Each season the same names tend to end the campaign in almost pre-determined positions. Although this term has seen the emergence of Newcastle United and Swansea City, the majority of teams look likely to enter the summer months having finished in their expected spots.
The big six are all expected to occupy the upper end of the table, with maybe the exception of Liverpool, who have disappointed since their Carling Cup victory, this group with the be followed by the likes of Fulham and Sunderland in mid-table, while the usual candidates will partake in the relegation scrap. This order has been established over the past few years, with teams almost excepting their role within the division, remaining happy to sit at the big money table of the Premier League.
The likes of Wigan and Everton have been key examples of this over the course of many seasons, with each team carving out their own niche within the Premiership, whilst maintaining a solid and responsible off-field mentality. Wigan in particular have gained the reputation of a lower mid-table club, continually being near to the relegation spots, but ultimately keeping their top-flight status, whilst the Toffees always seem to secure positions just inside the top-10. The solid running of the clubs may not excite the fans all too often, but there is a lot to be said for stability in the turbulent world of football, as various teams have discovered down the years.
Dave Whelan and Bill Kenwright have rejected the approach of instant success it seems, in favour of continuity and stability, and although it may not be glamorous the clubs are both, to an extent, enjoying their roles. Despite many seasons of near relegation, Whelan has stuck by manager Roberto Martinez, who has continually kept the club safe in the division, which is a trend that rarely exists in the modern world of the football owner, with managerial upheaval becoming the norm when results take a slight slide. Wigan’s success has been built upon a philosophy of becoming an almost stepping-stone club for exotic talent, offering players a platform to establish their skills before being sold on for a profit. This has happened with Wilson Palacios and Antonio Valencia, both of whom impressed, before moving onto Tottenham and Manchester United respectively, securing financial boosts for the club. Everton meanwhile have been a similar, if more successful adaptation of this, again sticking with their manager, in David Moyes, but producing their own talent for the first-team, with the cream of the crop being sold on for big money, as was the case with Wayne Rooney.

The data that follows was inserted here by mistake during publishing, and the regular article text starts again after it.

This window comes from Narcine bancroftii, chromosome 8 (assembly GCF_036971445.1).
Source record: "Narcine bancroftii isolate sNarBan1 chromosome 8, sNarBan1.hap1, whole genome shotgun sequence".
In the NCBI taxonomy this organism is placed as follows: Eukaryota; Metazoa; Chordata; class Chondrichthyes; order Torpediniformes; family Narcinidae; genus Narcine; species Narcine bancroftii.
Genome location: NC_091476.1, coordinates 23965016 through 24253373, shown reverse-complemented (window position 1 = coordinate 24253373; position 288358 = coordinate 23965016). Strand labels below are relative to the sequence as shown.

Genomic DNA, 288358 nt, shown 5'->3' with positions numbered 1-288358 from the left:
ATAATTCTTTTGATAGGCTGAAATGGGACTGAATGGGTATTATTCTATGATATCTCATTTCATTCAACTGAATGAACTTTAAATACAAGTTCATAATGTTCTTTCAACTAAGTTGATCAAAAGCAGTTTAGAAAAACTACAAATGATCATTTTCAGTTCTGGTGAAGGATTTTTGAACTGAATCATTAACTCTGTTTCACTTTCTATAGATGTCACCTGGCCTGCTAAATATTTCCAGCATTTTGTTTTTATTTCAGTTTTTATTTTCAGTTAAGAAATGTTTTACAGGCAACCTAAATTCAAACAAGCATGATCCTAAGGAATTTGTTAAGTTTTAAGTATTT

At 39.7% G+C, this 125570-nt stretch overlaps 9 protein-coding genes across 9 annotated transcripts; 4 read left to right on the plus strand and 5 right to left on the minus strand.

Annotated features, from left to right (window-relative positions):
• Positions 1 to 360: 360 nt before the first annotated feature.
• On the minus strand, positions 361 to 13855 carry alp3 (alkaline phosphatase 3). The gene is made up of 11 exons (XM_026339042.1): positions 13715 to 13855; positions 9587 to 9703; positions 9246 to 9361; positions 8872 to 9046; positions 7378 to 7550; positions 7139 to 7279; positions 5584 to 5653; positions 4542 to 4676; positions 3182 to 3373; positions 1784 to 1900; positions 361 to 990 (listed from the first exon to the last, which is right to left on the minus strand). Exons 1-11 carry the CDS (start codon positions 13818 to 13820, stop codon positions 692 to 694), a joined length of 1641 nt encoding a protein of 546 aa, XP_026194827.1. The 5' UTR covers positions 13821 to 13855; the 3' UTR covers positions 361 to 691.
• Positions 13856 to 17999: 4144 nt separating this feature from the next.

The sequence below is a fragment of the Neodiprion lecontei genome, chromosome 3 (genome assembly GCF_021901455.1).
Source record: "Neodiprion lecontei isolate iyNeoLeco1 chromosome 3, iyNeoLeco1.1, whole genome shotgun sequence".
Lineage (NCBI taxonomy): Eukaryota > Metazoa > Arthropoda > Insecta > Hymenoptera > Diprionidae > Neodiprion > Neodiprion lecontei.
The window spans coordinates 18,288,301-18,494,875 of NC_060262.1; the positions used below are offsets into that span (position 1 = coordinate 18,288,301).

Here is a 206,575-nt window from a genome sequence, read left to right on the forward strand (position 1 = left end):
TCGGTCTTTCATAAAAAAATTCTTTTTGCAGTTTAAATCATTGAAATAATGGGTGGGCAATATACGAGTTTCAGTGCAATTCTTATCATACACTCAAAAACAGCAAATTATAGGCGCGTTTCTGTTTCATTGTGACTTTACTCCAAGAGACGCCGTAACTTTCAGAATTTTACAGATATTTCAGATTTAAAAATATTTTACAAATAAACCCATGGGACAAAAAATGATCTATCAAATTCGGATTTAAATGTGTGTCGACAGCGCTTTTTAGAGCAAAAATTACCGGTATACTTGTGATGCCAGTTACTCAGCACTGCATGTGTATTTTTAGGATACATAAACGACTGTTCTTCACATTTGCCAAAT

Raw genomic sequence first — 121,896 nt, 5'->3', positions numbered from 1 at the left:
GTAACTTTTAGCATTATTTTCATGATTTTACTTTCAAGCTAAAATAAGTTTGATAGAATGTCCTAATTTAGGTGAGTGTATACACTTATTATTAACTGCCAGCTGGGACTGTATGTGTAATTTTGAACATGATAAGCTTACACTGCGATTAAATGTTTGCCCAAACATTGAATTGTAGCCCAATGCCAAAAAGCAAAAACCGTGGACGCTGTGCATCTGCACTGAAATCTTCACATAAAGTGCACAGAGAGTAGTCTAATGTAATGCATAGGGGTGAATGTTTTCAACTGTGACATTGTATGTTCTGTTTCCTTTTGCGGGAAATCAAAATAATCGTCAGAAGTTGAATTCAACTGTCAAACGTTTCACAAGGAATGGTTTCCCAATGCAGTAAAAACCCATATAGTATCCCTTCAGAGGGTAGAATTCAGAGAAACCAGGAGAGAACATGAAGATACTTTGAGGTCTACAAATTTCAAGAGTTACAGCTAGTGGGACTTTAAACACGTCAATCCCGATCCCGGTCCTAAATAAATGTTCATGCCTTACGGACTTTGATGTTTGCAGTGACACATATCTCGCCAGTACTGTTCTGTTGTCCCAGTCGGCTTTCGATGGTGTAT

These routines are successful for the owners, who can sleep easy knowing that their clubs are running at a sustainable level, but for fans, success is measured in on-field achievement. However, the risks breaking rank and moving up the ladder have been all too apparent down the years. The most recent example of ambition leading to decline is Portsmouth, who after winning the FA Cup in 2008; face the prospect of relegation to League One. Mass investment put the cub in financial hot-water, with playing staff operating on the sort of wages that could only work with guaranteed European football, especially with Fratton Park being unable to secure large scale income. Although witnessing their side lift the FA Cup with the likes of Sulley Muntari, Glen Johnson and Jermain Defoe performing regularly was undoubtedly enjoyable for fans of the south coast club, it’s almost guaranteed that supporters would trade the few seasons of success for Premier League stability and more importantly the guarantee of their club still functioning for the foreseeable future. A similar fate befell Leeds United, and to an extent Charlton Athletic , both of whom have tumbled through the domestic league system, from the heights of the top-tier.
These examples display the achievements of Bill Kenwright and Dave Whelan, whose responsible approach has achieved success at their clubs. Although it’s been proven that investment can gain short term victories, the pitfalls of such actions can be dangerous. Wigan and Everton have the ability to push on and achieve further, but it could damage their long term-stability, with Whelan and Kenwright aware of the risks.
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